secondhand dealers never made any objection to his reading books upon
the shelves. His purchases were perhaps two books a week, at ten or
even five cents each. Now and again he would find one of his own
“Irving's Latin Prose Composition” texts in the five-cent pile. Opening
the book, he usually would discover strange pencilled pictures drawn
scrawlingly over many of the pages. His “Latin Composition” wasn't
published after 1882, the year the firm failed. It might have been
different for him, with a different publisher.
Late one afternoon in April, Professor Irving stood in his customary
niche at the corner of Fourth Avenue and Ninth Street, watching the
traffic from a sheltered spot against the wall of the building. He was
becoming exceedingly anxious about the approaching storm. It had come
up since he left Stuyvesant Square, and he had no umbrella. He must not
get his silk hat wet. His thin overcoat was protecting him but feebly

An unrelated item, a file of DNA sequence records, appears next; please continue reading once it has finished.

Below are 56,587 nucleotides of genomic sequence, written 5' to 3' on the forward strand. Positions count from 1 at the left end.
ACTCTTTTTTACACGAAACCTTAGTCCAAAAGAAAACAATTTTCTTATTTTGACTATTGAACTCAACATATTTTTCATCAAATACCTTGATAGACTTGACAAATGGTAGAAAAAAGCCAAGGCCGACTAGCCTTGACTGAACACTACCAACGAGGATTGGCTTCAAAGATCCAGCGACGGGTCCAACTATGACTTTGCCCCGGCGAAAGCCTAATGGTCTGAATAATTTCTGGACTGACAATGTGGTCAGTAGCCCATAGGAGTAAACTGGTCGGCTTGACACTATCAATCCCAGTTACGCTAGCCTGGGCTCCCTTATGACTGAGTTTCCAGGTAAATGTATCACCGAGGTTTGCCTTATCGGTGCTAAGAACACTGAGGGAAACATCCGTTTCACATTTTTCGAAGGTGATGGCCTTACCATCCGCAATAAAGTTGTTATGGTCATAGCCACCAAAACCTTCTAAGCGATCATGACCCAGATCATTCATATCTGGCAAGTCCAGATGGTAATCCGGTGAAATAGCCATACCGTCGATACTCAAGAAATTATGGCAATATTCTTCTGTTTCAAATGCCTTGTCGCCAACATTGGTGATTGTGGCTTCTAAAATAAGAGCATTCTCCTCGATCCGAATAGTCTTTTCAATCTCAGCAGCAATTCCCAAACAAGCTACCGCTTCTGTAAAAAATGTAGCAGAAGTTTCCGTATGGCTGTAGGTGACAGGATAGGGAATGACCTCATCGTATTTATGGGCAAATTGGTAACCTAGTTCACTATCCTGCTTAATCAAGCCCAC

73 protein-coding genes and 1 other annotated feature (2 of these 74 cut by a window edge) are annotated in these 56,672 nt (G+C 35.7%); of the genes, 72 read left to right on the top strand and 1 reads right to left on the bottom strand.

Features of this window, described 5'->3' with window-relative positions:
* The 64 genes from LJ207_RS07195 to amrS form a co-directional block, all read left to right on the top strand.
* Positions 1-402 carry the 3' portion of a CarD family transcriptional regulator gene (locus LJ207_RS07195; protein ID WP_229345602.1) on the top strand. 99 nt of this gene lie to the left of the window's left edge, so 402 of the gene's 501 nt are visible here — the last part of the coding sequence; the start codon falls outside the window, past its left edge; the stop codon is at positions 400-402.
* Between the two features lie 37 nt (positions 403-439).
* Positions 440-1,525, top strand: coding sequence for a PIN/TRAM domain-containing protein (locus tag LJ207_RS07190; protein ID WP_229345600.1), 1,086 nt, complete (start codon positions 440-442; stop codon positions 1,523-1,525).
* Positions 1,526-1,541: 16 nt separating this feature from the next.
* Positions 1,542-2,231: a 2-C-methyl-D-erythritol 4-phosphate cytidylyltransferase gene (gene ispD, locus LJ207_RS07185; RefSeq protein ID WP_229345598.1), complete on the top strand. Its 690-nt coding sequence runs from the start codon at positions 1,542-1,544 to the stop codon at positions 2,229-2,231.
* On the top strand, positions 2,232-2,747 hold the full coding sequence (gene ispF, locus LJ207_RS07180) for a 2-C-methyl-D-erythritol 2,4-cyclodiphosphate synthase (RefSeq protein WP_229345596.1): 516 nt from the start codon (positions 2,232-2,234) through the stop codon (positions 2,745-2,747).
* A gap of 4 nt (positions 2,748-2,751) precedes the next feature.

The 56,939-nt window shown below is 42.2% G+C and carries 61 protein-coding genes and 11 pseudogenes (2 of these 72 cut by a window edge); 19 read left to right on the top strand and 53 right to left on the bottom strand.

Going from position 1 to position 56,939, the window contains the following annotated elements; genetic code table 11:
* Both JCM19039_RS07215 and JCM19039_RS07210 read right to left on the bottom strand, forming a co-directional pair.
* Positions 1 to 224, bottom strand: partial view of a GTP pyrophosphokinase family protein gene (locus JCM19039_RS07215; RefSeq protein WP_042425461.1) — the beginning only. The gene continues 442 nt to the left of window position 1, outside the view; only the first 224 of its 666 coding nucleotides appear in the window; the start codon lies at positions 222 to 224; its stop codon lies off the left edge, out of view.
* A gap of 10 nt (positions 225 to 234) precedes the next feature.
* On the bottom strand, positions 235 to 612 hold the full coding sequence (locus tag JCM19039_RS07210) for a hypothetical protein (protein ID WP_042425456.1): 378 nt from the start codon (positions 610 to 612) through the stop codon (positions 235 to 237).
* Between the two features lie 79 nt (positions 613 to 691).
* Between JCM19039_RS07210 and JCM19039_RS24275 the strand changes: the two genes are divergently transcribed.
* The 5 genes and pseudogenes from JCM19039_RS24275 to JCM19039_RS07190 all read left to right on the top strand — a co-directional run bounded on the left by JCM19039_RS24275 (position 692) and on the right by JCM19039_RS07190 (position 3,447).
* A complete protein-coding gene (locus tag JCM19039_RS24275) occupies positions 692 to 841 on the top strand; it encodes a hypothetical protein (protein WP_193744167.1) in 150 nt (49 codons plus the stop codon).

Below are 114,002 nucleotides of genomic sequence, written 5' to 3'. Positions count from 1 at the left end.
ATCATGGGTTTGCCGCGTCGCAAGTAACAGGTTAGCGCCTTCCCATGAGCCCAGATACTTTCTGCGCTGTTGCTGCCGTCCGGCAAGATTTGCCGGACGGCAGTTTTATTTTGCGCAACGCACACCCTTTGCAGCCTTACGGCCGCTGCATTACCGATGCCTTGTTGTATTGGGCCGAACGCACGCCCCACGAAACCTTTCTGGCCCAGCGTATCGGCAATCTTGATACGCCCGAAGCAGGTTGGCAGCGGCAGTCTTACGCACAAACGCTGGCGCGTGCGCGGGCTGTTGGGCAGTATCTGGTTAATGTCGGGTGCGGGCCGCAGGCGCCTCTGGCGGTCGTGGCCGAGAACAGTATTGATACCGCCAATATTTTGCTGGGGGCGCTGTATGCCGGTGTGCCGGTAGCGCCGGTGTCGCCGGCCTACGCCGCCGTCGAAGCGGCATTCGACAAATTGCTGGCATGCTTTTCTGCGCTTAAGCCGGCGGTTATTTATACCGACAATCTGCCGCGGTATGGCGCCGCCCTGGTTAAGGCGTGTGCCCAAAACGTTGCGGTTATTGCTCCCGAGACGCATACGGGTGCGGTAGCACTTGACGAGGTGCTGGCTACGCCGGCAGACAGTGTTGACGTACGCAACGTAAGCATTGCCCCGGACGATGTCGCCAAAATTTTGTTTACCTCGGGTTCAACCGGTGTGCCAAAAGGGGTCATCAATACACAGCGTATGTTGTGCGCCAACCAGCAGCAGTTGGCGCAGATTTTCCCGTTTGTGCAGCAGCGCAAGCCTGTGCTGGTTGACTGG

from the wind, which with the disappearance of the sun had grown sharp
and biting. It was rapidly becoming dark. Lights were flashing in the
windows up and down the Avenue.
The Professor decided to stand in a doorway till the shower had
passed over. The chimes in the Metropolitan Tower struck the first
quarter after four, the sounds welling in gusts to the old man's ears.
A little man came to stand in the doorway beside the Professor. The
latter saw that the little man had a big umbrella. Silk hats were so
fearfully expensive in these days!
The heavy drops beat against the pavement in torrents. The first
flash of lightning of the year was followed by a deep roll of thunder.
“I got to go!” said the little man. “Keep the umbrella! I got
another where I work. I'm only fifty-five. You're older than me, a lot.
You better start home. You'll get soaked, standing here!” And the
little man was gone before the Professor could reply.
“An exceedingly kindly, simple man,” thought the old Professor. He